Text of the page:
Steel & Wood make no apologies for the fact that they tap the tradition as far as their music is concerned. The only misnomer lies in the fact that the name of their new album — Along The Track is subtitled Bluegrass of Northern Michigan. The fact is, most of these seminal songs are universal in their reach, each an inherent additive in the make-up of American folk music. Indeed, Man of Constant Sorrow, In the Pines, Darlin’ Corey and Turkey in the Straw are part and parcel of essential Americana, contained within the basics of bluegrass, whether sprung from Appalachia or the Ozarks, or, for that matter, any realm in-between.
As if providing proof, the band — John A. Nelswander (guitar, vocals), Irene Kazmers (fiddle, guitar, vocals), Bruce Walker (mandolin, vocals) and John Hussey (upright bass) — make no attempt to stray from its original imprint, or any original arrangement. There’s far more wood than steel at work here, with absolutely no embellishment added. As a result, the music comes across precisely like it was originally performed, complete with homespun harmonies, a back porch banter, and the precise picking as originally applied. Granted, it seems out of sync with modern contrivance, but that makes the essential charm all the more striking. As a result, these 16 songs provide a reassuring respite from the complexities and complications of today’s increasingly complicated world.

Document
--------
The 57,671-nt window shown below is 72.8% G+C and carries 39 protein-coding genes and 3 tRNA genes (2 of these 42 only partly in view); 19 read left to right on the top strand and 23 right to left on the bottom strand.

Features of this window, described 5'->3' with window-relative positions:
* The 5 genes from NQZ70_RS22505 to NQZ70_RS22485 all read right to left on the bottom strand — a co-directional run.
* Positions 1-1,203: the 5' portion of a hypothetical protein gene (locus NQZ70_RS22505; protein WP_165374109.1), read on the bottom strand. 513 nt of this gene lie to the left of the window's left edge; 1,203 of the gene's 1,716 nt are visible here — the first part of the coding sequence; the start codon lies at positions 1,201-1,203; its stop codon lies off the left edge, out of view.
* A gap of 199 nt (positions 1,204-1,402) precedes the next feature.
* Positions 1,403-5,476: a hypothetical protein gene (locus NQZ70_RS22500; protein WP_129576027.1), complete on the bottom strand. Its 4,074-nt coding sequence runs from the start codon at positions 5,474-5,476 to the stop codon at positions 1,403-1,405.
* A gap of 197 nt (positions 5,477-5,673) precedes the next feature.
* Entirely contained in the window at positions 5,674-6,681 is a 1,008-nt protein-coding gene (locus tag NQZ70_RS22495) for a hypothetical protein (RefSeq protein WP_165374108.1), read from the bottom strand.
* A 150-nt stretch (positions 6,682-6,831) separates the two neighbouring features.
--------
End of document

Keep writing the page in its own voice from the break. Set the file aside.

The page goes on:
Of course, anyone familiar with arcane and archival music also knows that it wasn’t always celebratory, and, in fact, often reflected the hardships, adversities, and missteps suffered by those trying to carve a life from frequently hostile environs. One need only hear such telling lyrics as “In the pines, in the pines, where the sun never shines,” or something as downcast and demonstrative as, “I am a man of constant sorrow, I’ve seen trouble all my day,” to sense all the implications.
So credit Steel & Wood with conveying these songs with the authenticity and awareness that make for essential elements in this rootsy regimen. Along The Track is a textbook lesson in both credence and conviction.